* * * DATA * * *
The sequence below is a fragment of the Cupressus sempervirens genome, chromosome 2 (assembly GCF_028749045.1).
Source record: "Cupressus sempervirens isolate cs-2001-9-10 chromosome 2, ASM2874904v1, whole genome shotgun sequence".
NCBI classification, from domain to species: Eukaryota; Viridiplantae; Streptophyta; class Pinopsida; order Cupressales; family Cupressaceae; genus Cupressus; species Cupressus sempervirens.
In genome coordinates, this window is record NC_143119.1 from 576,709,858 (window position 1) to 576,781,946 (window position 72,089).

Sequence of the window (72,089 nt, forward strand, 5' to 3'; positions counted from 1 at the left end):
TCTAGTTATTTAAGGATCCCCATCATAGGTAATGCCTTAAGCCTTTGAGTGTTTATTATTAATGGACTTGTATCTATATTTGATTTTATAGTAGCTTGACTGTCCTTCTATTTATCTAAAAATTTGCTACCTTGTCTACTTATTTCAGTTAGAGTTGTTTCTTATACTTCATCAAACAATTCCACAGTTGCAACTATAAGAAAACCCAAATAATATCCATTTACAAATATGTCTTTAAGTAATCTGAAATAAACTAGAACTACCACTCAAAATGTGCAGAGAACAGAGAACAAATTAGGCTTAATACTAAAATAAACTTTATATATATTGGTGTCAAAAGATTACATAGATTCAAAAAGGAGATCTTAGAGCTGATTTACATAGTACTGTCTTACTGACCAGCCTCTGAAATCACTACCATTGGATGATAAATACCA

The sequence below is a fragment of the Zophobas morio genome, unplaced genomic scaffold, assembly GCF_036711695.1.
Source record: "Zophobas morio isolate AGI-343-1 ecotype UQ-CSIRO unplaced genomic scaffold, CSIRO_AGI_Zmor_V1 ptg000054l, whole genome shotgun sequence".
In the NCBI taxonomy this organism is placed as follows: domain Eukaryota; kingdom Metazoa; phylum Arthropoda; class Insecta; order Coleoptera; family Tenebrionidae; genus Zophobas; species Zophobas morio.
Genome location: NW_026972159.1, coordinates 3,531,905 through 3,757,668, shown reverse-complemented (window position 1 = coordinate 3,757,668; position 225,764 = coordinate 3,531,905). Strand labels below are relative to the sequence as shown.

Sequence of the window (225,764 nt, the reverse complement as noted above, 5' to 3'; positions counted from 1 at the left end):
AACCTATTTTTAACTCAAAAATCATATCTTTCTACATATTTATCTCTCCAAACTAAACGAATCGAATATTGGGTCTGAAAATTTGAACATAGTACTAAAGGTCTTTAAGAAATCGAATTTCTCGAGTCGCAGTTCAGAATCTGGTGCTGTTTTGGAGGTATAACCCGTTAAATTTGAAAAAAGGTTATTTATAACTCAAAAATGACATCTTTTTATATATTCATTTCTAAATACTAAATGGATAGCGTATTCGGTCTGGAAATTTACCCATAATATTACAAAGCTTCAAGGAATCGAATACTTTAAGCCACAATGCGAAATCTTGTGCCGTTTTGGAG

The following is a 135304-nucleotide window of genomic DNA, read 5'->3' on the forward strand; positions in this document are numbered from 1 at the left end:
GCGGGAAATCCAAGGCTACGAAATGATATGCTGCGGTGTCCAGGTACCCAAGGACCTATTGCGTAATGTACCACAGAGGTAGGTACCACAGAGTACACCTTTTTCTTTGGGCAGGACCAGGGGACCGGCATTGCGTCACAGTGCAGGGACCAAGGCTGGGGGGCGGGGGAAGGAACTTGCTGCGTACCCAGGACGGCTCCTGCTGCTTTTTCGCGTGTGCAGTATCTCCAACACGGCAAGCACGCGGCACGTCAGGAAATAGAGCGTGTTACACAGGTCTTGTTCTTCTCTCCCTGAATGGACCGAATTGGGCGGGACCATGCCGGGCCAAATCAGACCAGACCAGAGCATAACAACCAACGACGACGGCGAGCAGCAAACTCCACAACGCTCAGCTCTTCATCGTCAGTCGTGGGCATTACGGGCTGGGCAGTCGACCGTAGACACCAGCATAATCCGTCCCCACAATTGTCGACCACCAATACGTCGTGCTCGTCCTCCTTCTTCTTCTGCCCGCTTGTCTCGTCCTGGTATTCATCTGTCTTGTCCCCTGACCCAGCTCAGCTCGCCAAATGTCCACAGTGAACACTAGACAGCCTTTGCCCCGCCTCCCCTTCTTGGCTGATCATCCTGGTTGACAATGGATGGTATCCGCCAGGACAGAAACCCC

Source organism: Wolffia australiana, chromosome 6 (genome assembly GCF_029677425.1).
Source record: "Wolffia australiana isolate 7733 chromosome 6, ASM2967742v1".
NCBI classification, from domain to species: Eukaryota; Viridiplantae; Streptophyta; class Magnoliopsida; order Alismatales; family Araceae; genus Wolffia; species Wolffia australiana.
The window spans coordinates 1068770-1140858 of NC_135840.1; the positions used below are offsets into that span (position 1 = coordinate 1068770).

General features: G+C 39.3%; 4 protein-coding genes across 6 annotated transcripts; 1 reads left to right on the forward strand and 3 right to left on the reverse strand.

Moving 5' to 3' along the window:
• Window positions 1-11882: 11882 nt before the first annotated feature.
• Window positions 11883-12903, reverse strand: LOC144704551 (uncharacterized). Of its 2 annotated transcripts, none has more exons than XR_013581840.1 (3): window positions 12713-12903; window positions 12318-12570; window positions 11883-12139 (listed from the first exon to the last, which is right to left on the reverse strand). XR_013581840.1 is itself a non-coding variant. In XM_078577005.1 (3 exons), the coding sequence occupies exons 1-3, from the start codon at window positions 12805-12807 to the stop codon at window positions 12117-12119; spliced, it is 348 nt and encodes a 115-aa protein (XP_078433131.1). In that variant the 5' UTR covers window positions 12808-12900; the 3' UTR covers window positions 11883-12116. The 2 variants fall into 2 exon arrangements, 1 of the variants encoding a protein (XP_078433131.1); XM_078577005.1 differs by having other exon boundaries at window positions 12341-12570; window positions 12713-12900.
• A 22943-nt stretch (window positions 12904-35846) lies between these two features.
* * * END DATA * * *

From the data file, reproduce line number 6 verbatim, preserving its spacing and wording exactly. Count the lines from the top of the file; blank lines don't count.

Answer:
TCTAGTTATTTAAGGATCCCCATCATAGGTAATGCCTTAAGCCTTTGAGTGTTTATTATTAATGGACTTGTATCTATATTTGATTTTATAGTAGCTTGACTGTCCTTCTATTTATCTAAAAATTTGCTACCTTGTCTACTTATTTCAGTTAGAGTTGTTTCTTATACTTCATCAAACAATTCCACAGTTGCAACTATAAGAAAACCCAAATAATATCCATTTACAAATATGTCTTTAAGTAATCTGAAATAAACTAGAACTACCACTCAAAATGTGCAGAGAACAGAGAACAAATTAGGCTTAATACTAAAATAAACTTTATATATATTGGTGTCAAAAGATTACATAGATTCAAAAAGGAGATCTTAGAGCTGATTTACATAGTACTGTCTTACTGACCAGCCTCTGAAATCACTACCATTGGATGATAAATACCA